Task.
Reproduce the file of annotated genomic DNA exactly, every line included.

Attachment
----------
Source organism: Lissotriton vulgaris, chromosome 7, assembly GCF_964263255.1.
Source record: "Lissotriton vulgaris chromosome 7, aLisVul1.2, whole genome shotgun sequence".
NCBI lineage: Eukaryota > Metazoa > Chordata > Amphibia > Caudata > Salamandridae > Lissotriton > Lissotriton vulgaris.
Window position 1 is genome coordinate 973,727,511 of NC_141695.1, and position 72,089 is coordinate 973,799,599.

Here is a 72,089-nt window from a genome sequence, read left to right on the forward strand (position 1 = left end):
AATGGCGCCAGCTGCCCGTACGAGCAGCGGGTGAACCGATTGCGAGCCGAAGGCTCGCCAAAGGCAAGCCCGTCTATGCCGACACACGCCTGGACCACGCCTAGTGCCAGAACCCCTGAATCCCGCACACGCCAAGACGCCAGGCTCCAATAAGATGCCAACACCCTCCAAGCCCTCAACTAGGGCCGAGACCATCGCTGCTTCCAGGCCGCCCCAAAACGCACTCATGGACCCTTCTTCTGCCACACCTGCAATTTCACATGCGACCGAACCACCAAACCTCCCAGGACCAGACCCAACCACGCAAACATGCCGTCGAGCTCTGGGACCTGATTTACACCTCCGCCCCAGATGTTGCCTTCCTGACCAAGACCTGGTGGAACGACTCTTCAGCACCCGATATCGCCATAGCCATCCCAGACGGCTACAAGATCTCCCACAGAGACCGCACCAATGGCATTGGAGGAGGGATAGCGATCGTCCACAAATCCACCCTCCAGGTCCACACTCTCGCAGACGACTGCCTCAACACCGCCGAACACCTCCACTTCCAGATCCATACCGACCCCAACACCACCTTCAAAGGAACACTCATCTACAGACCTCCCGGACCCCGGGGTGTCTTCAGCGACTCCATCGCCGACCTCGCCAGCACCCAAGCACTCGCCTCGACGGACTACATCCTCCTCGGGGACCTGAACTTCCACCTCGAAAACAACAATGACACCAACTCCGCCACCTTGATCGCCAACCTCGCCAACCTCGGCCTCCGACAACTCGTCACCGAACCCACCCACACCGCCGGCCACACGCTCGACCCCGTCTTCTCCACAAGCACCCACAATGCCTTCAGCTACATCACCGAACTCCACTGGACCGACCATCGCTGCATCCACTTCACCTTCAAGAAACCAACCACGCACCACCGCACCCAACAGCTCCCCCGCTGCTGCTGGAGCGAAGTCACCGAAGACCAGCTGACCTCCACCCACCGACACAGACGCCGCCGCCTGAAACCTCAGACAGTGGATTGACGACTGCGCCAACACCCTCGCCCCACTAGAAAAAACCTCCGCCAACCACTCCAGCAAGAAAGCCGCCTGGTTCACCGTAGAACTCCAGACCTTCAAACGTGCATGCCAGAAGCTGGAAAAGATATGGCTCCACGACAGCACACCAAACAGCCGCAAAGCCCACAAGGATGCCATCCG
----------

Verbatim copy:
Source organism: Lissotriton vulgaris, chromosome 7, assembly GCF_964263255.1.
Source record: "Lissotriton vulgaris chromosome 7, aLisVul1.2, whole genome shotgun sequence".
NCBI lineage: Eukaryota > Metazoa > Chordata > Amphibia > Caudata > Salamandridae > Lissotriton > Lissotriton vulgaris.
Window position 1 is genome coordinate 973,727,511 of NC_141695.1, and position 72,089 is coordinate 973,799,599.

Here is a 72,089-nt window from a genome sequence, read left to right on the forward strand (position 1 = left end):
AATGGCGCCAGCTGCCCGTACGAGCAGCGGGTGAACCGATTGCGAGCCGAAGGCTCGCCAAAGGCAAGCCCGTCTATGCCGACACACGCCTGGACCACGCCTAGTGCCAGAACCCCTGAATCCCGCACACGCCAAGACGCCAGGCTCCAATAAGATGCCAACACCCTCCAAGCCCTCAACTAGGGCCGAGACCATCGCTGCTTCCAGGCCGCCCCAAAACGCACTCATGGACCCTTCTTCTGCCACACCTGCAATTTCACATGCGACCGAACCACCAAACCTCCCAGGACCAGACCCAACCACGCAAACATGCCGTCGAGCTCTGGGACCTGATTTACACCTCCGCCCCAGATGTTGCCTTCCTGACCAAGACCTGGTGGAACGACTCTTCAGCACCCGATATCGCCATAGCCATCCCAGACGGCTACAAGATCTCCCACAGAGACCGCACCAATGGCATTGGAGGAGGGATAGCGATCGTCCACAAATCCACCCTCCAGGTCCACACTCTCGCAGACGACTGCCTCAACACCGCCGAACACCTCCACTTCCAGATCCATACCGACCCCAACACCACCTTCAAAGGAACACTCATCTACAGACCTCCCGGACCCCGGGGTGTCTTCAGCGACTCCATCGCCGACCTCGCCAGCACCCAAGCACTCGCCTCGACGGACTACATCCTCCTCGGGGACCTGAACTTCCACCTCGAAAACAACAATGACACCAACTCCGCCACCTTGATCGCCAACCTCGCCAACCTCGGCCTCCGACAACTCGTCACCGAACCCACCCACACCGCCGGCCACACGCTCGACCCCGTCTTCTCCACAAGCACCCACAATGCCTTCAGCTACATCACCGAACTCCACTGGACCGACCATCGCTGCATCCACTTCACCTTCAAGAAACCAACCACGCACCACCGCACCCAACAGCTCCCCCGCTGCTGCTGGAGCGAAGTCACCGAAGACCAGCTGACCTCCACCCACCGACACAGACGCCGCCGCCTGAAACCTCAGACAGTGGATTGACGACTGCGCCAACACCCTCGCCCCACTAGAAAAAACCTCCGCCAACCACTCCAGCAAGAAAGCCGCCTGGTTCACCGTAGAACTCCAGACCTTCAAACGTGCATGCCAGAAGCTGGAAAAGATATGGCTCCACGACAGCACACCAAACAGCCGCAAAGCCCACAAGGATGCCATCCG